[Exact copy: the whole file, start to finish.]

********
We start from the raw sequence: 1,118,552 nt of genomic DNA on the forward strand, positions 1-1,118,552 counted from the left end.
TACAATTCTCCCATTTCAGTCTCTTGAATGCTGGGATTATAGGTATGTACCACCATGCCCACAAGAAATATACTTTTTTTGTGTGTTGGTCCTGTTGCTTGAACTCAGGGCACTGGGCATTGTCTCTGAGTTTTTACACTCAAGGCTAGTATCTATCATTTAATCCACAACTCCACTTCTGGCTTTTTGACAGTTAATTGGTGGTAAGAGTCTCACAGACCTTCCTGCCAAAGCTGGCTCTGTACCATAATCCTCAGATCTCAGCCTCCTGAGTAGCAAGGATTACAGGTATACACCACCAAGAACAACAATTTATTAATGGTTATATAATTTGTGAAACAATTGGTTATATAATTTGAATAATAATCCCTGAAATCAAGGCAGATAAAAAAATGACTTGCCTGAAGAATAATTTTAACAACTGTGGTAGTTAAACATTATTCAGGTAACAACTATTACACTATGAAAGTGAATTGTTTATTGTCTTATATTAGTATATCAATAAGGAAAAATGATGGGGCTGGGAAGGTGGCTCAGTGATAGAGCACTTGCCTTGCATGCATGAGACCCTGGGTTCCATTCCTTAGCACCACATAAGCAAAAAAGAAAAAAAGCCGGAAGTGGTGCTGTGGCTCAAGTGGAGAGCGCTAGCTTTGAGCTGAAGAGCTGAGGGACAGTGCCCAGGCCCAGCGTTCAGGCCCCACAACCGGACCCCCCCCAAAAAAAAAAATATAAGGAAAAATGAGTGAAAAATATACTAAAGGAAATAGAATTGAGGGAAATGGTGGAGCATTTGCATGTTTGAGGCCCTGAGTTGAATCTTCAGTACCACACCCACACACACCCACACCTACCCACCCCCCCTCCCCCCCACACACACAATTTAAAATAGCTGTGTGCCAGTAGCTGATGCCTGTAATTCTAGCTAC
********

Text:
We start from the raw sequence: 1,118,552 nt of genomic DNA on the forward strand, positions 1-1,118,552 counted from the left end.
TACAATTCTCCCATTTCAGTCTCTTGAATGCTGGGATTATAGGTATGTACCACCATGCCCACAAGAAATATACTTTTTTTGTGTGTTGGTCCTGTTGCTTGAACTCAGGGCACTGGGCATTGTCTCTGAGTTTTTACACTCAAGGCTAGTATCTATCATTTAATCCACAACTCCACTTCTGGCTTTTTGACAGTTAATTGGTGGTAAGAGTCTCACAGACCTTCCTGCCAAAGCTGGCTCTGTACCATAATCCTCAGATCTCAGCCTCCTGAGTAGCAAGGATTACAGGTATACACCACCAAGAACAACAATTTATTAATGGTTATATAATTTGTGAAACAATTGGTTATATAATTTGAATAATAATCCCTGAAATCAAGGCAGATAAAAAAATGACTTGCCTGAAGAATAATTTTAACAACTGTGGTAGTTAAACATTATTCAGGTAACAACTATTACACTATGAAAGTGAATTGTTTATTGTCTTATATTAGTATATCAATAAGGAAAAATGATGGGGCTGGGAAGGTGGCTCAGTGATAGAGCACTTGCCTTGCATGCATGAGACCCTGGGTTCCATTCCTTAGCACCACATAAGCAAAAAAGAAAAAAAGCCGGAAGTGGTGCTGTGGCTCAAGTGGAGAGCGCTAGCTTTGAGCTGAAGAGCTGAGGGACAGTGCCCAGGCCCAGCGTTCAGGCCCCACAACCGGACCCCCCCCAAAAAAAAAAATATAAGGAAAAATGAGTGAAAAATATACTAAAGGAAATAGAATTGAGGGAAATGGTGGAGCATTTGCATGTTTGAGGCCCTGAGTTGAATCTTCAGTACCACACCCACACACACCCACACCTACCCACCCCCCCTCCCCCCCACACACACAATTTAAAATAGCTGTGTGCCAGTAGCTGATGCCTGTAATTCTAGCTAC